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To Hire the Best, Professionalize your Interviewing

To Hire the Best, Professionalize your Interviewing

By: John Rossheim 
 

Consumed with daily operations, many small-business owners take little time to hone their hiring procedures, such as the interview process.

"Most small business owners say, 'I know how to conduct an interview, I’m going to wing it.' But that’s a huge mistake," says Pamela Skillings, principal at Skillfully Done, a coaching firm.

Here are simple ways to dramatically improve how you interview the people who could make or break your business.
 
Start with a well-groomed job description. A comprehensive and up-to-date job description is a prerequisite to conducting effective interviews.

"It’s important to define criteria for each position," says Skillings. "Get input from other people in the company to make sure you know what you’re looking for." If an incumbent employee is doing the job now, ask him to review the description.

Screen carefully before you interview. Use careful reading of promising resumes, brief phone interviews and other screening techniques to arrive at a Goldilocks set of candidates for face-to-face interviews: not too few, not too many.

"Before the interview, we identify the competencies and key characteristics that go with the role and create a survey that goes out to applicants," says Jennifer Mackin, CEO of The Oliver Group, a consulting firm in Louisville, Ky. "This saves us time and gives us a more targeted pool of people to interview."

Use open-ended questions. In formulating interview questions, think essay, not multiple choice. Ask a question pertinent to the job and see where the candidate takes you. "Be careful about leading too much," says Skillings. "If you tell them everything you're looking for, all they have left to do is say 'yes.' "

Get behavioral. Describe a complex business situation that the candidate might encounter in the job she's seeking and ask her how she would handle it. Drill down with behavioral interview follow-up questions to probe the candidate's thinking process. Ask why -- and don’t be afraid to dig beneath the surface in your candidate interviews.

Be consistent. Before the first interview for a given opening, settle on what you're going to ask to reduce the chances that a disgruntled candidate will accuse you of bias. “Prepare a list of questions, and ask the same questions of all applicants,” says Dianne Moretzsohn, counsel at McCausland Keen & Buckman in Radnor, Pa. “It’s okay to vary questions by position, but not by applicant.”

Who should do the interviewing? Finalists should interview with all the kinds of people they would be working with: managers, peers and direct reports, if any. “We do individual and group interviews,” says Mackin. Multiple internal perspectives will help you screen for candidates' match with company culture.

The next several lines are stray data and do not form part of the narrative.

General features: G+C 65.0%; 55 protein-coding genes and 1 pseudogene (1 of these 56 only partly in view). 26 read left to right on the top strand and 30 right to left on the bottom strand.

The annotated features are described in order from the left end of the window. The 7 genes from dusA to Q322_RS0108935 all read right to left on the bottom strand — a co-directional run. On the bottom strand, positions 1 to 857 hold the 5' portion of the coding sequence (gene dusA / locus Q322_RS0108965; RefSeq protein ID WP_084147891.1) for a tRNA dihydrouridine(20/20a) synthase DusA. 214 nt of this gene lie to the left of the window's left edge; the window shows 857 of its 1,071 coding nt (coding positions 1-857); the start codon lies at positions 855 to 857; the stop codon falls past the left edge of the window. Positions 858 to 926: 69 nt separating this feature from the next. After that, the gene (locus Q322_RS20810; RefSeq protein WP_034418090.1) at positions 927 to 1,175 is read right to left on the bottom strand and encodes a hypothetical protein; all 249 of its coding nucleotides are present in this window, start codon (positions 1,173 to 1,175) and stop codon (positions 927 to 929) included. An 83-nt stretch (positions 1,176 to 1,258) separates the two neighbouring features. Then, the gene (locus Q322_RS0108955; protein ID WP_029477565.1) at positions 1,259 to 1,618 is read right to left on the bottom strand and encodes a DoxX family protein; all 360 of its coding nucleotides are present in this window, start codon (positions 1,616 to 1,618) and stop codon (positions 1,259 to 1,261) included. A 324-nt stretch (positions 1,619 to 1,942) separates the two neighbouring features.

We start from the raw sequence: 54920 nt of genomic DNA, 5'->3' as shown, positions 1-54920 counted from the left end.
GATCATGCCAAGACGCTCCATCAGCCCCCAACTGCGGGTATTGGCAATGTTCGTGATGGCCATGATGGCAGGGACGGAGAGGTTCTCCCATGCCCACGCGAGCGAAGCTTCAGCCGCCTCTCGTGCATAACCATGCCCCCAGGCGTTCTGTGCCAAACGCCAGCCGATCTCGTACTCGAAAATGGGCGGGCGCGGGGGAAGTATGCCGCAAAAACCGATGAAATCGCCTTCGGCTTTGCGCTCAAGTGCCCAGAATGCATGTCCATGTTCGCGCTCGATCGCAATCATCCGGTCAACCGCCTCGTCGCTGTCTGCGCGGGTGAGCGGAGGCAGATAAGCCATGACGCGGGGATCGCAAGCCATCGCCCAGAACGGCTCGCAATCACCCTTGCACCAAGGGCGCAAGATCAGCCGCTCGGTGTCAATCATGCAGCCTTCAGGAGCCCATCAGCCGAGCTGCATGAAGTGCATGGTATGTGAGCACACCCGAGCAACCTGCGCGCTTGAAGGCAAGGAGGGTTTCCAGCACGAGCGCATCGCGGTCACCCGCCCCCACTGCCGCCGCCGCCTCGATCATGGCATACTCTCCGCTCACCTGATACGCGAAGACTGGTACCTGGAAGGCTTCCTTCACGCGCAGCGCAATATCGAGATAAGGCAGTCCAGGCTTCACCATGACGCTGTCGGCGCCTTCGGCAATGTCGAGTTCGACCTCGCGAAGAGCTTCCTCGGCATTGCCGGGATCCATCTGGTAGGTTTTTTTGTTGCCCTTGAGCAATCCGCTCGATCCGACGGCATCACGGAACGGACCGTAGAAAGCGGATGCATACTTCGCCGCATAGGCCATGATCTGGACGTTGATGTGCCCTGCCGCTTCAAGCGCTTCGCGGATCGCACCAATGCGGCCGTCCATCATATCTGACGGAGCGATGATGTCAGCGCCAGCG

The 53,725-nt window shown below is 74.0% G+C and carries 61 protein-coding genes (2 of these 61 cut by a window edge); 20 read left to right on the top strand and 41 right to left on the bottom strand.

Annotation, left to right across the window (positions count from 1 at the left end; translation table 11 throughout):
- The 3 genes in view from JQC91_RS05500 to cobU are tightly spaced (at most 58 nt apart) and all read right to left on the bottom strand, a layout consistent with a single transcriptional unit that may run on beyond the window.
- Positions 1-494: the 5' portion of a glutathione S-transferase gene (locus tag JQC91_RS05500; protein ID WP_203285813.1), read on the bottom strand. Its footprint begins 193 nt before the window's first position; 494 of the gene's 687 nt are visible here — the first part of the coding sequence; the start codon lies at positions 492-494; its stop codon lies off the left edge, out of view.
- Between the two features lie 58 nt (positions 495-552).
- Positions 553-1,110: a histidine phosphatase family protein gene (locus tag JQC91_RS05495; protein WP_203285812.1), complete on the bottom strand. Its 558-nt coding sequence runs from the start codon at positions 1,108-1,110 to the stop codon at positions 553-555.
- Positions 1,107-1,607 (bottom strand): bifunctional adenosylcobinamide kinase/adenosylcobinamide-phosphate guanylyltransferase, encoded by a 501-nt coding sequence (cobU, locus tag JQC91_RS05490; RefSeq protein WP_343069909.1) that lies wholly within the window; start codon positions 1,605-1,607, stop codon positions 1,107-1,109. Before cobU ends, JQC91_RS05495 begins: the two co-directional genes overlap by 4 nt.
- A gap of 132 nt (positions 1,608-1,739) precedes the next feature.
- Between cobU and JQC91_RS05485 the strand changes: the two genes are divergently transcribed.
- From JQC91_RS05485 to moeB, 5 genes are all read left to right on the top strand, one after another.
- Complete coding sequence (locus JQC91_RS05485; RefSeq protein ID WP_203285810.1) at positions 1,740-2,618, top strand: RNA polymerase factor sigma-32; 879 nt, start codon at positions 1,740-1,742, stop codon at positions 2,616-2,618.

Don’t stop thinking about tomorrow. Especially in small and growing businesses, long-term potential can be as important as short-term performance.

“What you’re focusing on in the interview should depend on, for example, whether you’re hiring a salesperson and only want them to do sales for the next 10 years versus looking for someone who might grow into managerial role within 3 to 5 years,” says Dan Farkas, an instructor in strategic communication at Ohio University.

Avoid discriminatory discussions. A claim of bias in hiring, even if the alleged discrimination was unintentional, can destroy a growing business. So be aware of local and state as well as Federal law pertaining to discrimination in hiring processes, including interviewing.

“You want to make sure you’re not asking questions that tread into protected characteristics,” says Moretzsohn. Such characteristics include age, marital status, and national, ethnic or religious background.
 
Talk about the job, not the candidate. Keep the interview on the topic of the candidate's ability to do the job at hand -- not on his personal history, present circumstances or future family obligations.

“Leave out anything that’s not an essential function of the job,” says Moretzsohn. For example, the interviewer should not ask about the candidate’s year of graduation, because it usually correlates closely with age.
 
Make an objective record of each interview. To ensure the integrity of your interviewing process and to keep all those candidates straight, create a record of every conversation. “Have a scale of 1 to 5 for each competency area," Skillings says. "Have each interviewer score each candidate on each question."

Says Moretzsohn: "I think it’s a good idea to make notes. If you’re ever challenged legally, you’d have that record to rely.  Do be careful what you jot down.”